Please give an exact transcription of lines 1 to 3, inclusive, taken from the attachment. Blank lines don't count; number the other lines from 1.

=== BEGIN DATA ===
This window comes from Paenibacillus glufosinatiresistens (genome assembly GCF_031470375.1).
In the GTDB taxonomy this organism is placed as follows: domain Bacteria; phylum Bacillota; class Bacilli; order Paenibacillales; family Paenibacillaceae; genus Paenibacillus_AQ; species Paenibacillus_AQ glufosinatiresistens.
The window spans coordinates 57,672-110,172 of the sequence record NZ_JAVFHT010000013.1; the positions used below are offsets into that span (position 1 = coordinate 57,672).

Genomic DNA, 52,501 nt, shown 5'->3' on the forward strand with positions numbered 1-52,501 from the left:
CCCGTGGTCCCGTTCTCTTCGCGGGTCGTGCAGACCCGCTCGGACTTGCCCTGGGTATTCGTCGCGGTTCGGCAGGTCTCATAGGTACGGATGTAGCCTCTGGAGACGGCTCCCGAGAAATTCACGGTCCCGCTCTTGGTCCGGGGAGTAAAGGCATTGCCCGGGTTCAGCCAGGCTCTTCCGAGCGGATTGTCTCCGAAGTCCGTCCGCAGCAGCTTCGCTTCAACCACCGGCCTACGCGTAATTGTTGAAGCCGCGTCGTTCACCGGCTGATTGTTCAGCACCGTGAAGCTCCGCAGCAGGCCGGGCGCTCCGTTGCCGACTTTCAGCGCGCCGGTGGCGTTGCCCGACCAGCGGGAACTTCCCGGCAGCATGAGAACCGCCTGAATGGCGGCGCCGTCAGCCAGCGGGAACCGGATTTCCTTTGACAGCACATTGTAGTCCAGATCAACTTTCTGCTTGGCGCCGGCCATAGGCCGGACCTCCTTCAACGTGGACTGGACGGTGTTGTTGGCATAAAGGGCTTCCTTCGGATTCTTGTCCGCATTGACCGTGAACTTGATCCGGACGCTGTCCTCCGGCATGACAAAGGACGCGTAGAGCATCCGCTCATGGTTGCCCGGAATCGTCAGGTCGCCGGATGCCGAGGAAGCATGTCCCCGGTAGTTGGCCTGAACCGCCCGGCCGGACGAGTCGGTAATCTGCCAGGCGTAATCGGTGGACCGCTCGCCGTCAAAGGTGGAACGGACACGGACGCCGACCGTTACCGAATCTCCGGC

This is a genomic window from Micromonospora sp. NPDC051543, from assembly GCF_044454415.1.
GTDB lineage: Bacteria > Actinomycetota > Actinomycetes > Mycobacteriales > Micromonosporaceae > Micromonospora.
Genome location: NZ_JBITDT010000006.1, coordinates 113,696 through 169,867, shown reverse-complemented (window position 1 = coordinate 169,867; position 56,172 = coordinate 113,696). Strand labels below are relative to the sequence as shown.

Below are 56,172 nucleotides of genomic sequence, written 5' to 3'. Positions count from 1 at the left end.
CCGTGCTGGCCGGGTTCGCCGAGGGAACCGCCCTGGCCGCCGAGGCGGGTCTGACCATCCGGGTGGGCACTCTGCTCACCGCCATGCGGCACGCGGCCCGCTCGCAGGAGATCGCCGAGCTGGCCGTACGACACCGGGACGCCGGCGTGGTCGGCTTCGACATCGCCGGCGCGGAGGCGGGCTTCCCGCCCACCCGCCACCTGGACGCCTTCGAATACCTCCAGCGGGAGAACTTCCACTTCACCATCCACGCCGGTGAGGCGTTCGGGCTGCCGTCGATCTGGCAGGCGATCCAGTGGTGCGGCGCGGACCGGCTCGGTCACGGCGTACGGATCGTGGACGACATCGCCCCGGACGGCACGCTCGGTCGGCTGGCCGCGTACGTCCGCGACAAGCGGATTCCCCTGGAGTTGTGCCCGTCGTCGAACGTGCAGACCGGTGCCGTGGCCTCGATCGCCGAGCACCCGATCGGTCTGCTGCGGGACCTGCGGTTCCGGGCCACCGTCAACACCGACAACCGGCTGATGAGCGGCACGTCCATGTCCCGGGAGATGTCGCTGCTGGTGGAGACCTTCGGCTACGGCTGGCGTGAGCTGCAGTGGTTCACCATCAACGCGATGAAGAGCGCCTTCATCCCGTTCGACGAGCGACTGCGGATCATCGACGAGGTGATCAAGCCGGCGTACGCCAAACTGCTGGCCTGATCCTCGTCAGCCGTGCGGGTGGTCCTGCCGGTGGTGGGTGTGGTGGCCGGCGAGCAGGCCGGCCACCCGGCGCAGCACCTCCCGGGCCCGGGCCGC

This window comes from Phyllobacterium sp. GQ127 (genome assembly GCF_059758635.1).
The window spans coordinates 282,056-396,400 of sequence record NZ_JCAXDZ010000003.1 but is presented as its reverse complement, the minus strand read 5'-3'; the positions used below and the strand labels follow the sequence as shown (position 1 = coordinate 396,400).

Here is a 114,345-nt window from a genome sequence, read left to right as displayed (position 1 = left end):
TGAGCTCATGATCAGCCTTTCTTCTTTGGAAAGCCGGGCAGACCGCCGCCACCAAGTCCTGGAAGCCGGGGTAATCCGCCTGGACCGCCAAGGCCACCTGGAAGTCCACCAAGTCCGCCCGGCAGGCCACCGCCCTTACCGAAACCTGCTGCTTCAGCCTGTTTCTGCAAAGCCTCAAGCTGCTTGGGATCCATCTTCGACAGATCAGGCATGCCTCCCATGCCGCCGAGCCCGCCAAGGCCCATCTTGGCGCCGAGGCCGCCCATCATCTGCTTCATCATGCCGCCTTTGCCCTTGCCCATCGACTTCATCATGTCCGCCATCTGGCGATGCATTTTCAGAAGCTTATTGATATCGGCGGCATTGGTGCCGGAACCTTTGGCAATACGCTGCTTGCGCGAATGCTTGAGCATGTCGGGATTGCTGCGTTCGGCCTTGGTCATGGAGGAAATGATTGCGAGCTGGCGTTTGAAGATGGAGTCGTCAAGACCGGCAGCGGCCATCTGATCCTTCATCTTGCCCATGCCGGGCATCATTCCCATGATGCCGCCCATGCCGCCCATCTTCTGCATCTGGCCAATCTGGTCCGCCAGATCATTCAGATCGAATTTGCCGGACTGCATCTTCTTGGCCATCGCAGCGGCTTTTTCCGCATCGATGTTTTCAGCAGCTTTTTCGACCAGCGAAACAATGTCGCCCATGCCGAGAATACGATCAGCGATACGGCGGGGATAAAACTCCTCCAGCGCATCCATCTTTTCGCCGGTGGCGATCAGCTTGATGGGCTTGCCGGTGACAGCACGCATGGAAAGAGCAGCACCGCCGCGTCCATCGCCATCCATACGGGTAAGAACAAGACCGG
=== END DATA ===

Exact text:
This window comes from Paenibacillus glufosinatiresistens (genome assembly GCF_031470375.1).
In the GTDB taxonomy this organism is placed as follows: domain Bacteria; phylum Bacillota; class Bacilli; order Paenibacillales; family Paenibacillaceae; genus Paenibacillus_AQ; species Paenibacillus_AQ glufosinatiresistens.
The window spans coordinates 57,672-110,172 of the sequence record NZ_JAVFHT010000013.1; the positions used below are offsets into that span (position 1 = coordinate 57,672).